Originally valid and effective teachings might become routinized and be employed mechanically, by rote, in ignorance of the requirements that must be met for them to work effectively. Teaching devices and methods of practice might be applied in a fragmented way, as though they were not integral wholes. What started out as provisional teaching devices may come to be worshiped as sacred dogmas or defended as cherished ideologies, and their original intent forgotten.

This “capture of the world-transcending by the worldly” reveals itself in characteristic symptoms, which were pointed out again and again by Buddhist adepts through the ages:

  • Texts are regarded as sacrosanct, but their essential message goes unheeded. Forms of practice are seen as magical keys, as panaceas for all, rather than as specifically targeted medicines that must be specifically prescribed.
  • Forms of practice are taken up by the wrong people at the wrong time for the wrong reasons.
  • Famous teachers are idolized for their personalities, while their teachings are forgotten.
  • People are accepted as authorities because they hold high positions in religious institutions, despite their lack of enlightened insight, or even simple virtue.
  • Groupings of seekers brought together for a limited time period by teachers of insight live on as fossilized institutions, as cults mechanically parodying some of the original teacher’s methods.
  • The “religious life” becomes a kind of worldly career attracting the ambitious in search of rank, and the lazy in search of economic security—”The wheel of food, supplants the wheel of the teaching.”
  • Sectarian disputes arise over external forms, or oversimplified false alternatives. Elements of teaching designs are incorporated into beliefs, myths, and rituals, whose function is to maintain false consciousness and promote blind conformity.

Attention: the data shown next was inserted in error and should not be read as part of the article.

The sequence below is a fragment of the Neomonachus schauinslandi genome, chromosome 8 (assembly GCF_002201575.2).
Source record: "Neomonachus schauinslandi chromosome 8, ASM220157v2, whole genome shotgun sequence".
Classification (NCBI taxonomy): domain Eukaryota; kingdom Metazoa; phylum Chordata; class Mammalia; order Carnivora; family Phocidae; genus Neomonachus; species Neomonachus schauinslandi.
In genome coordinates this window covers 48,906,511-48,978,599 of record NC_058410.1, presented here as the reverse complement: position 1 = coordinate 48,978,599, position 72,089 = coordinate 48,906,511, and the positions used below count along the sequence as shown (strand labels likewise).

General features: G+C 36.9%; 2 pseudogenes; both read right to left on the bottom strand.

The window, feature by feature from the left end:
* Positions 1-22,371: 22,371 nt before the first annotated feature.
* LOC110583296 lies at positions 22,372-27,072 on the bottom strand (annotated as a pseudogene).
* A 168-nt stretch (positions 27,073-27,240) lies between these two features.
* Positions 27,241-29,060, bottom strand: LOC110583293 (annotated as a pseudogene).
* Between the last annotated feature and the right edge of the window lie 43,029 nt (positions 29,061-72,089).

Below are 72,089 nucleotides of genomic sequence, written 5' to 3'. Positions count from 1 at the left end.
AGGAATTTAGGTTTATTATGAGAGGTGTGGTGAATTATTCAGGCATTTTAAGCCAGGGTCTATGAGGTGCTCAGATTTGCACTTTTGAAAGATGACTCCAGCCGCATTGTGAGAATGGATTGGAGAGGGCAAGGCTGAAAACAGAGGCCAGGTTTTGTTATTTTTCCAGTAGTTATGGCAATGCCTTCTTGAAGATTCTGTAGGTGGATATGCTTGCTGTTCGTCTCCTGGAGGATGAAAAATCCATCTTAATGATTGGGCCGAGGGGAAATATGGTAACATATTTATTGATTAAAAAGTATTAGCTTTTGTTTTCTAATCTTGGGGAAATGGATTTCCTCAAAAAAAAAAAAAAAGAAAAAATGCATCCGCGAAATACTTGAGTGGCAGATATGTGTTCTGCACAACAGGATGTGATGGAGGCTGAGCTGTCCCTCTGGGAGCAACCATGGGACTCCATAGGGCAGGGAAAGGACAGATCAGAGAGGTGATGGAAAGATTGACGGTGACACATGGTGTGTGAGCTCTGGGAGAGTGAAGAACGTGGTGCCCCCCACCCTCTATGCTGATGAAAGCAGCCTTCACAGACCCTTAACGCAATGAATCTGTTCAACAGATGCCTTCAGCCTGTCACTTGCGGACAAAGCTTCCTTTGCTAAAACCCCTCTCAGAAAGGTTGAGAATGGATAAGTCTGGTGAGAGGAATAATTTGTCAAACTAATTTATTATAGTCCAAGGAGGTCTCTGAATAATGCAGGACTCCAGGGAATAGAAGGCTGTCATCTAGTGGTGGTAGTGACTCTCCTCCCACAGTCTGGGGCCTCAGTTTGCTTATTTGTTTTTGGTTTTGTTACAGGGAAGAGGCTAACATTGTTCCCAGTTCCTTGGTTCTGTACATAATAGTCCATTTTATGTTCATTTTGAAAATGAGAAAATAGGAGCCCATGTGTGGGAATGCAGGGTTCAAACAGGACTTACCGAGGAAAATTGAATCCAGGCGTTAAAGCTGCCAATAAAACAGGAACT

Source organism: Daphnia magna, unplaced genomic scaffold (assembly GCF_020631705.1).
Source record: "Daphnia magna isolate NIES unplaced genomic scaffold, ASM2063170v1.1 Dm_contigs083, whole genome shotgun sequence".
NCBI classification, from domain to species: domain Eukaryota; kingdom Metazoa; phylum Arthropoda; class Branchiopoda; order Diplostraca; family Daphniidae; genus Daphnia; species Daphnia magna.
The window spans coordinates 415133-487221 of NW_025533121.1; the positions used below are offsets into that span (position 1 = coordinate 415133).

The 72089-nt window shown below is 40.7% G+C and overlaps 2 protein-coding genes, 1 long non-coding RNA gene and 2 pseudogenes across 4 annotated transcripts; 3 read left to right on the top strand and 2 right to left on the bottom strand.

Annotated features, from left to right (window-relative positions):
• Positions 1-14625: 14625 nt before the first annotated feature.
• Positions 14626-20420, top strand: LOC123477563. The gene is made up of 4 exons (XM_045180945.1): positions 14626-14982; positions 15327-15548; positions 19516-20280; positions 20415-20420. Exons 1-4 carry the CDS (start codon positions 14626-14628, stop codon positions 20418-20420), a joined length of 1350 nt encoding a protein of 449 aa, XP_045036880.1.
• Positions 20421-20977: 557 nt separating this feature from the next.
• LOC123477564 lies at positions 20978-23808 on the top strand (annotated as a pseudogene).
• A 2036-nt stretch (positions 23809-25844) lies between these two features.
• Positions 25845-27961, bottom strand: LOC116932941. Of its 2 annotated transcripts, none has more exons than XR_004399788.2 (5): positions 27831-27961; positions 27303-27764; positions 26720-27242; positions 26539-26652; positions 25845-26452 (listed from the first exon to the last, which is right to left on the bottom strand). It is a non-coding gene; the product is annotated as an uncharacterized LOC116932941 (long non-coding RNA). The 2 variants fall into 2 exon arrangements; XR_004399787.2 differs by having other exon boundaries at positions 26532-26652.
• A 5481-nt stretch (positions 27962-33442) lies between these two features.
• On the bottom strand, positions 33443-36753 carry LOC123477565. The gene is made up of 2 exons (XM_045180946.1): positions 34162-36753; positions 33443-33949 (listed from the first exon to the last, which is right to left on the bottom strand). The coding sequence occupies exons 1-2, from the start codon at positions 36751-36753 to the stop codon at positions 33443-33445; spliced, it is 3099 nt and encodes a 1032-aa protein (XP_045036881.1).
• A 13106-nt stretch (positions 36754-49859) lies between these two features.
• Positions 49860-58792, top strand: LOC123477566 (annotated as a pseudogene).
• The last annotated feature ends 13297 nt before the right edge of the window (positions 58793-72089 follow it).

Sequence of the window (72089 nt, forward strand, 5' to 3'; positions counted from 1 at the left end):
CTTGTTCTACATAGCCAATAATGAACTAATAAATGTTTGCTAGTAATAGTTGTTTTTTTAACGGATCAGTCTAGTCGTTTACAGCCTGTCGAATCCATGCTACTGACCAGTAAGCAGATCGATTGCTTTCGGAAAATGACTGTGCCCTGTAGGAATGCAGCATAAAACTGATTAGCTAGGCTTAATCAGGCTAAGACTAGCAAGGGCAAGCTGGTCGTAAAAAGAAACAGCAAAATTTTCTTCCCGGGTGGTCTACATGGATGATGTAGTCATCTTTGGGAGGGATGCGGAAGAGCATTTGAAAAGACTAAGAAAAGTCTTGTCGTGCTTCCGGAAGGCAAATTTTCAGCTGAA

This kind of analysis is anathema to institutionalized religions, but it explains why Buddhist history has been marked by a continuous supersession of forms, as new teachers came forth with new devices and new formulations to keep the enterprise of enlightening teaching alive.

Axiom 4 – The Necessity of Enlightened Teachers

This axiom states that genuine Buddhist teachers must be enlightned: not bound by arbitrary conditioning, free to enter the world of delusion without being trapped by it, directly perceiving the true pattern of cause and effect and the workings of conditioned minds to be able to design appropriate teachings.

The term “enlightenment” in the Buddhist context is defined in terms of the four wisdoms: the wisdom to see all things as images reflected in the mirror of the one absolute reality, the wisdom to experience the inherent ontological equality of all phenomena, the wisdom to discern objectively the real patterns of cause and effect running through the physical and psychic events of relative reality, and the wisdom to devise effective strategies of action to accomplish the compassionate works of enlightening beings, active in the world of ordinary deluded beings.

Genuine Buddhist teachers, then, are not “seekers,” they are “finders.” A classic term is “those who have Arrived.” Only this level of attainment can equip a person to carry out the teacher’s essential role: to make a living adaptation of the timeless placeless Truth to the needs and possibilities of the people of a particular time and place.